Part 3: Retention: Keeping your good customers

Understanding which customers are likely to leave and what you can do about it is key to profitability in many industries, especially where there are repeat purchases or subscriptions. We look at propensity to churn models, including

  1. Logistic regression: glm (package stats) and newer techniques (especially gbm as a general tool)
  2. Tuning models (tidymodels) and introduction to ensemble models.
  3. Using cloud computing for model creation and optimization.
    1. Distributed data manipulation: using dplyr.spark, sparklyr, and other tools.
    2. Distributed computing: the foreach framework in the context of caret and packages such as doAzureParallel.
    3. Comparison with other cloud-based Advanced Analytics tools: including event processing, bot frameworks, deep learning, and artificial intelligence, to understand when to consider using them.

Part 4: Outflow: Understanding who are leaving and why

Customers will leave you – that is a fact of life. What is important is to understand who are leaving and why. Is it low value customers who are leaving or is it your best customers? Are they leaving to competitors or because they no longer need your products and services? Topics include:

  1. Customer lifetime value models: Combining value of purchases with propensity to churn and the cost of servicing and retaining the customer.
  2. Analysing survey data. (Generally useful, but we will do a brief introduction here in the context of exit surveys.)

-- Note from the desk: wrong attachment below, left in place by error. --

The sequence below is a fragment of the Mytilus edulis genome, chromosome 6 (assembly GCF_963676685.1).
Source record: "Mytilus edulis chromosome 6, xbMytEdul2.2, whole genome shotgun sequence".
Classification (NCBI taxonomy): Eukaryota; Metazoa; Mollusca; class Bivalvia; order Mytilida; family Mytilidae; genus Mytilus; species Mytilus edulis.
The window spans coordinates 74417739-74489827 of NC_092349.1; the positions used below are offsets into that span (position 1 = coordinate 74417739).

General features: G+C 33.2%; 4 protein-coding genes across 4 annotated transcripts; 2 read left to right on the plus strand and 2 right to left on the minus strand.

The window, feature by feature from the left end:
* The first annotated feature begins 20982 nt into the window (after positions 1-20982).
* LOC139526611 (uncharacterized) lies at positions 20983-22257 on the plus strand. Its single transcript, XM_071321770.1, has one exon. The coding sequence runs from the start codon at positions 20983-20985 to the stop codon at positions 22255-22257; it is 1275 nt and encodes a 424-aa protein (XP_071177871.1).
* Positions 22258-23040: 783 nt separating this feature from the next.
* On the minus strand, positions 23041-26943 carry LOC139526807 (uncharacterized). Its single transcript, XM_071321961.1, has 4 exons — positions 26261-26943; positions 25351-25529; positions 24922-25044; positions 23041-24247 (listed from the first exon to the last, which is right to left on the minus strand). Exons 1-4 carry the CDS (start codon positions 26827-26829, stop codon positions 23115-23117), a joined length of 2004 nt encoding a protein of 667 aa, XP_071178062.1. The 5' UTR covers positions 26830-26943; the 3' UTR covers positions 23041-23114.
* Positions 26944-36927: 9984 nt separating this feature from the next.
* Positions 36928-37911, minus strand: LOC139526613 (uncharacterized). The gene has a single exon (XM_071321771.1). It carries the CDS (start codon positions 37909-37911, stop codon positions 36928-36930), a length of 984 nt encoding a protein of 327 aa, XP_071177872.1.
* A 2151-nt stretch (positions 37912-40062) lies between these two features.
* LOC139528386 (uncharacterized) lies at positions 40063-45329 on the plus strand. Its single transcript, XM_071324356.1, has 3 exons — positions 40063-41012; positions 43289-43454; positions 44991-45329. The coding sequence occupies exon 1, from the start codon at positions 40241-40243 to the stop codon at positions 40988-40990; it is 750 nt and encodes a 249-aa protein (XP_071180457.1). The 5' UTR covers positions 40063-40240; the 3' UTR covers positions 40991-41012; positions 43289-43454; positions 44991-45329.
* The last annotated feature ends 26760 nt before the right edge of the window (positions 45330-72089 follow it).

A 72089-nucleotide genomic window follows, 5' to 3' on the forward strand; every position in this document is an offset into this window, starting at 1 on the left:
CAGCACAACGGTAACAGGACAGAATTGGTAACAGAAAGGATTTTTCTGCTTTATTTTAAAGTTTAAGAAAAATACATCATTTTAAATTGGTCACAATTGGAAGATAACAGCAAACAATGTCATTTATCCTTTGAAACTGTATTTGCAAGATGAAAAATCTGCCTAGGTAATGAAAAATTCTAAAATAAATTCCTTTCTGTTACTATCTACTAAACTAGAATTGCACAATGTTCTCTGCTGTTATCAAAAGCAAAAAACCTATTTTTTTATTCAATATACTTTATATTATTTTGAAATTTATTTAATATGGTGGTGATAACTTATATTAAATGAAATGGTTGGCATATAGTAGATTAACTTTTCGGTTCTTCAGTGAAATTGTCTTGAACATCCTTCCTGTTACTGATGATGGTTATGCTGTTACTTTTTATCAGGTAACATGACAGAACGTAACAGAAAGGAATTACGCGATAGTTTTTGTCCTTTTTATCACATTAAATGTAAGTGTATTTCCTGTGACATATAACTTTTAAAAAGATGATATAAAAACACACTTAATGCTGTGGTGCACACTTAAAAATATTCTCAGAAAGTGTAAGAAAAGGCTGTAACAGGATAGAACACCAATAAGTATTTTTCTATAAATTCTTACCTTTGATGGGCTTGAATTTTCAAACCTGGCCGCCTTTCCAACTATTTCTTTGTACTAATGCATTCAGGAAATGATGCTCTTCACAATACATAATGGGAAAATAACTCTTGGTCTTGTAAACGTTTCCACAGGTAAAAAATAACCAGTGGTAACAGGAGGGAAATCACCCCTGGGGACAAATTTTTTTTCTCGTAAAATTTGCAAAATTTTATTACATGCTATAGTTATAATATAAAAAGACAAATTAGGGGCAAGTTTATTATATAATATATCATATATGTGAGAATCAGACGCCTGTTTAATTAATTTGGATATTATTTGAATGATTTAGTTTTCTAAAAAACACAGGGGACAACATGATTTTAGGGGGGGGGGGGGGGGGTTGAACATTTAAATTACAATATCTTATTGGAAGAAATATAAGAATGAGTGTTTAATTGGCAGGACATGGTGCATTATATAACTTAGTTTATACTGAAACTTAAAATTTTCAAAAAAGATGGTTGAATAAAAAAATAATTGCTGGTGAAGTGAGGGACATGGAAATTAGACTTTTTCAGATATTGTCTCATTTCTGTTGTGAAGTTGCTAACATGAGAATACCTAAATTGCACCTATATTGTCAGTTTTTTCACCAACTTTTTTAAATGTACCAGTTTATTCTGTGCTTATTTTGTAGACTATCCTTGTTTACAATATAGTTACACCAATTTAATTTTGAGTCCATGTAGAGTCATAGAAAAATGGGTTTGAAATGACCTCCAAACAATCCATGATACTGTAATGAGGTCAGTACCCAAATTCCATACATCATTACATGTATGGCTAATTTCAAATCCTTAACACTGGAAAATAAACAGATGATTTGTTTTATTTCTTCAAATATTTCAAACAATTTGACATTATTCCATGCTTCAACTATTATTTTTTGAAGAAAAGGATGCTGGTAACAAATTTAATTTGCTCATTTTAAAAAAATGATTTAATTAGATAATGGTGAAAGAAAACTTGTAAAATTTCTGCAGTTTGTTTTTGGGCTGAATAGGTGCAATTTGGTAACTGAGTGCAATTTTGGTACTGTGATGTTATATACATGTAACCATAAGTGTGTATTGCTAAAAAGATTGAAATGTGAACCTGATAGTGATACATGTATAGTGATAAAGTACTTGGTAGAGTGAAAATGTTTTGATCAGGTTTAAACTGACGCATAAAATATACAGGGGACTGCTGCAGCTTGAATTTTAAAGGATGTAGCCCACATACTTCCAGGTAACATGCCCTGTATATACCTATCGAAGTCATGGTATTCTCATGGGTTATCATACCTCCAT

3. Price elasticity analysis: discovering the optimal price for your products and services.
  4. Deploying models: options for deploying the model in the business, including in-database analytics and deployment.

Course format

Instructor-led training consisting of five half-day sessions with in-class exercises as well as homework. We have successfully given the course in both physical and online (virtual) classrooms.

About the instructor

Allan Engelhardt has 30 years of experience in customer insights and customer relationship management after originally graduating in experimental particle physics and working at the CERN laboratory. He has worked with large corporations across Europe and North America to transform the way they look at their customers and derive value from data, and has held interim management roles at leading Dutch and Irish mobile phone operators building their Insights and Customer Base Management teams.

Allan is one of the founders of CYBAEA, which provides analytics-as-a-service across the globe with a strong focus on commercial results.

His teaching style focuses on practical example and emphasizes results over theoretical sophistication: his courses are for practitioners who need to deliver value to their organizations and while he covers just enough theory to make sure his students are on a firm footing his teaching is not geared to more theoretical students. Expect much hands-on work and very few formulae.

Feedback from students

[I liked that the course] was coming from a person with industry experience.

A lot of hands-on information that is hard to find elsewhere.

Dates and more information

Contact us to register your interest and receive more information on this course, and we will let you know the next time we run a public class. If you have several colleagues who are interested then we can also run a course just for you.